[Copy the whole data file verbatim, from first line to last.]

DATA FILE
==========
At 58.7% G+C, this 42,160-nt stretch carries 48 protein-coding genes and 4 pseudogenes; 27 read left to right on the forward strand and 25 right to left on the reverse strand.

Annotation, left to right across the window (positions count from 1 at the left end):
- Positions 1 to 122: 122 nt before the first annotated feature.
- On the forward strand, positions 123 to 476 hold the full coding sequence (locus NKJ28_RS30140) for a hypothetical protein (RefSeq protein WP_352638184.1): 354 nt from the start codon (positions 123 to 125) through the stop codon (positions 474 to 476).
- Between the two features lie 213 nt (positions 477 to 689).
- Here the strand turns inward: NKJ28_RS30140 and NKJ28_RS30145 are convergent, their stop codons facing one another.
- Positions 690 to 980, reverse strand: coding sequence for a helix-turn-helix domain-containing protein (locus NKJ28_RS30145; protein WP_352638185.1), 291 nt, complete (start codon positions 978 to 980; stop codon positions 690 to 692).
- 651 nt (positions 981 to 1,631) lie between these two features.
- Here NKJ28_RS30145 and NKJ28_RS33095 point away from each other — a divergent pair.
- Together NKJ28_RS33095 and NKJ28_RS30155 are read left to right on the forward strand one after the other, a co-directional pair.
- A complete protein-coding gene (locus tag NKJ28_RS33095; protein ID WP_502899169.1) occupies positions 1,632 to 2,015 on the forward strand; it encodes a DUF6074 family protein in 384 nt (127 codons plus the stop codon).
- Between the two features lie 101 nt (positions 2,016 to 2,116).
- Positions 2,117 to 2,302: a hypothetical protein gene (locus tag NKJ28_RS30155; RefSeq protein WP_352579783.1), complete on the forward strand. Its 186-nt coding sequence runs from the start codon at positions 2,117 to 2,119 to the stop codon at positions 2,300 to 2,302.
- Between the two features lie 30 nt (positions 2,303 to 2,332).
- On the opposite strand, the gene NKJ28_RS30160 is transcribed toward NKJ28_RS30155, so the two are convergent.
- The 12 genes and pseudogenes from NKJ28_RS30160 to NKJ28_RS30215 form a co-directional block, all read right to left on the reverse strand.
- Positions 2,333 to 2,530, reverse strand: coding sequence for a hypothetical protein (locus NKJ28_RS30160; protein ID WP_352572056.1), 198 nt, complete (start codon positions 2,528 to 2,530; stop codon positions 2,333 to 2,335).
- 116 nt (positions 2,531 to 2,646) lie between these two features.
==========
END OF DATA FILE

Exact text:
At 58.7% G+C, this 42,160-nt stretch carries 48 protein-coding genes and 4 pseudogenes; 27 read left to right on the forward strand and 25 right to left on the reverse strand.

Annotation, left to right across the window (positions count from 1 at the left end):
- Positions 1 to 122: 122 nt before the first annotated feature.
- On the forward strand, positions 123 to 476 hold the full coding sequence (locus NKJ28_RS30140) for a hypothetical protein (RefSeq protein WP_352638184.1): 354 nt from the start codon (positions 123 to 125) through the stop codon (positions 474 to 476).
- Between the two features lie 213 nt (positions 477 to 689).
- Here the strand turns inward: NKJ28_RS30140 and NKJ28_RS30145 are convergent, their stop codons facing one another.
- Positions 690 to 980, reverse strand: coding sequence for a helix-turn-helix domain-containing protein (locus NKJ28_RS30145; protein WP_352638185.1), 291 nt, complete (start codon positions 978 to 980; stop codon positions 690 to 692).
- 651 nt (positions 981 to 1,631) lie between these two features.
- Here NKJ28_RS30145 and NKJ28_RS33095 point away from each other — a divergent pair.
- Together NKJ28_RS33095 and NKJ28_RS30155 are read left to right on the forward strand one after the other, a co-directional pair.
- A complete protein-coding gene (locus tag NKJ28_RS33095; protein ID WP_502899169.1) occupies positions 1,632 to 2,015 on the forward strand; it encodes a DUF6074 family protein in 384 nt (127 codons plus the stop codon).
- Between the two features lie 101 nt (positions 2,016 to 2,116).
- Positions 2,117 to 2,302: a hypothetical protein gene (locus tag NKJ28_RS30155; RefSeq protein WP_352579783.1), complete on the forward strand. Its 186-nt coding sequence runs from the start codon at positions 2,117 to 2,119 to the stop codon at positions 2,300 to 2,302.
- Between the two features lie 30 nt (positions 2,303 to 2,332).
- On the opposite strand, the gene NKJ28_RS30160 is transcribed toward NKJ28_RS30155, so the two are convergent.
- The 12 genes and pseudogenes from NKJ28_RS30160 to NKJ28_RS30215 form a co-directional block, all read right to left on the reverse strand.
- Positions 2,333 to 2,530, reverse strand: coding sequence for a hypothetical protein (locus NKJ28_RS30160; protein ID WP_352572056.1), 198 nt, complete (start codon positions 2,528 to 2,530; stop codon positions 2,333 to 2,335).
- 116 nt (positions 2,531 to 2,646) lie between these two features.